Claimant alleges as a result of the primary injury he was hit in the head with a soccer ball.  He had a long history of concussions from playing hockey.  He claims he also sustained injuries to his neck and both knees.  A defense expert concluded his condition in part arose from somatoform disorder.

ALJ Carlisle
Atty:  Meyers, Toepke
Experts:  Liss, Volarich, Gonzales

Commission affirms PTD for hernia repair

Claimant injured his left groin while turning a valve in 2010.  He claims he developed nerve entrapment after a hernia repair and became depressed. He was released to return to work without restrictions.  Adams v City of Kansas City  Inj.  10-067514  8/15/2017

The ALJ awarded PTD benefits based on vocational testimony that claimant could not tolerate work because he was in too much pain and had to lie down during the day and that he required pain medication.  He was advised by his expert that he needed a spinal cord stimulator.   The ALJ awarded future medical but noted that future medical was not identified as a stipulated issue.

On appeal, the Commission found that evidence supported an award of open medical, that the employee made it an issue in the course of the hearing when the ALJ asked whether he wanted to consider it. The Commission notes the defense did not object or preserve error on appeal that the ALJ may have exceeded his authority.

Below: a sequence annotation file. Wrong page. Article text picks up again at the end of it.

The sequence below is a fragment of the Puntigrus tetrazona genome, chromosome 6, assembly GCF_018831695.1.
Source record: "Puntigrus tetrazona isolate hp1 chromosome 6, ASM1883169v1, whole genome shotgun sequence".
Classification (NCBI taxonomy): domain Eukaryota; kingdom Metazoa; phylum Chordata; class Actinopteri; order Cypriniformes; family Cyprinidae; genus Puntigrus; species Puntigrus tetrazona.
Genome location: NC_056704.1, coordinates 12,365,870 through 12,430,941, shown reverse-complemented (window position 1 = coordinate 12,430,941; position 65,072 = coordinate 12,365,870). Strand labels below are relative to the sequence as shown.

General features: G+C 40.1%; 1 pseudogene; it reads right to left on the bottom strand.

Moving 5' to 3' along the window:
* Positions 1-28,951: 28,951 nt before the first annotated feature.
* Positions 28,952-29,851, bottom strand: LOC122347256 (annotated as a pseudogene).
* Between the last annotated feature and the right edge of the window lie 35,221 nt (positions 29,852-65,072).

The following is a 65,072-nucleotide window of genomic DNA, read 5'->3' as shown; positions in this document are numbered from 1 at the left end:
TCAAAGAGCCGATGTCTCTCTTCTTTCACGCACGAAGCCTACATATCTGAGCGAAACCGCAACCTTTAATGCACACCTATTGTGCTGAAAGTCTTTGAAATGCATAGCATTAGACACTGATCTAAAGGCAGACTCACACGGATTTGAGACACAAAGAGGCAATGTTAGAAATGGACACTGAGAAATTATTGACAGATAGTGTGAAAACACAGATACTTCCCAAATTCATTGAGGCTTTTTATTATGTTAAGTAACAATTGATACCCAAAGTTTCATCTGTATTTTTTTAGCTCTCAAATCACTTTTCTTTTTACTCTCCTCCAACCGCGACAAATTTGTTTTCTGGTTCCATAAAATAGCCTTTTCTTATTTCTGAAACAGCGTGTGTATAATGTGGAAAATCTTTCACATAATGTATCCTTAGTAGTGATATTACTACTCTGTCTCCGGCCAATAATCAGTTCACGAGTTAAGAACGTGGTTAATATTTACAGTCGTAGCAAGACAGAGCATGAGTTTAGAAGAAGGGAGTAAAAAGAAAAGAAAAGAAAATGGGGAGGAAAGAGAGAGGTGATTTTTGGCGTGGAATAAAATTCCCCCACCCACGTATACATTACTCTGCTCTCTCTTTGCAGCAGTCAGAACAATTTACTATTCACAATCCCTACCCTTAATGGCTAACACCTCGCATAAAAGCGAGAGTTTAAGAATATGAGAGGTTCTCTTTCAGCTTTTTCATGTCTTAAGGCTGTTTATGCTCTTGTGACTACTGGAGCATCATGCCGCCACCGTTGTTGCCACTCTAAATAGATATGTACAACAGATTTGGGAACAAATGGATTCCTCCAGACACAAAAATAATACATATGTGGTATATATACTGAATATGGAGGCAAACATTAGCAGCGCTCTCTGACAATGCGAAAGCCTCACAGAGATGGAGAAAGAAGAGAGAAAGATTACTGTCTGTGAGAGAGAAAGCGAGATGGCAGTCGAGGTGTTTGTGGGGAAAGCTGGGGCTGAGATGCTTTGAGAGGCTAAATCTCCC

The Commission found no expert opinion was necessary to show that use of pain relieving medication was reasonable to alleviate symptoms of pain nor was there express expert opinion that the continued use of such medication was not necessary. 

ALJ:  Rebman
Atty:  Wickersham
Experts:  Parmet, Titterington, Wheeler

Friday, August 4, 2017

Commission enhances PPD award for multi-knee surgery case

A 62-year old teacher fell in 2013 and ultimately underwent multiple knee  surgeries and required future medical treatment including TKR  related to chondromalacia and end-stage arthritis.  The Commission nearly doubled the award for permanent partial disability.  Simpson v Columbia College, 2017 MOWCLR LEXIS ___ (July 28, 2017) (13-069045).

The Commission modified the PPD award from 22.5% to 40% and rejected the defense that her need for TKR flowed from arthritis and not the work injury.   Claimant's chondromalacia was staged from grade 1 to grade 3 in the course of her care for the work injury. 

The employee alleged the employer denied injections recommended by its own doctor and delayed to obtain  a medical opinion to support its denial for nearly a year.  The ALJ found that the employer's denial was not persuasive but was reasonable based on medical expert opinion.  The ALJ denied the motion for fees for the cost of the treating physician to testify live at the hearing about causation and the need for disputed injections. 

ALJ  Zerrer
Atty: McDuffy, Friel
Experts:  Volarich, Leslie, Marr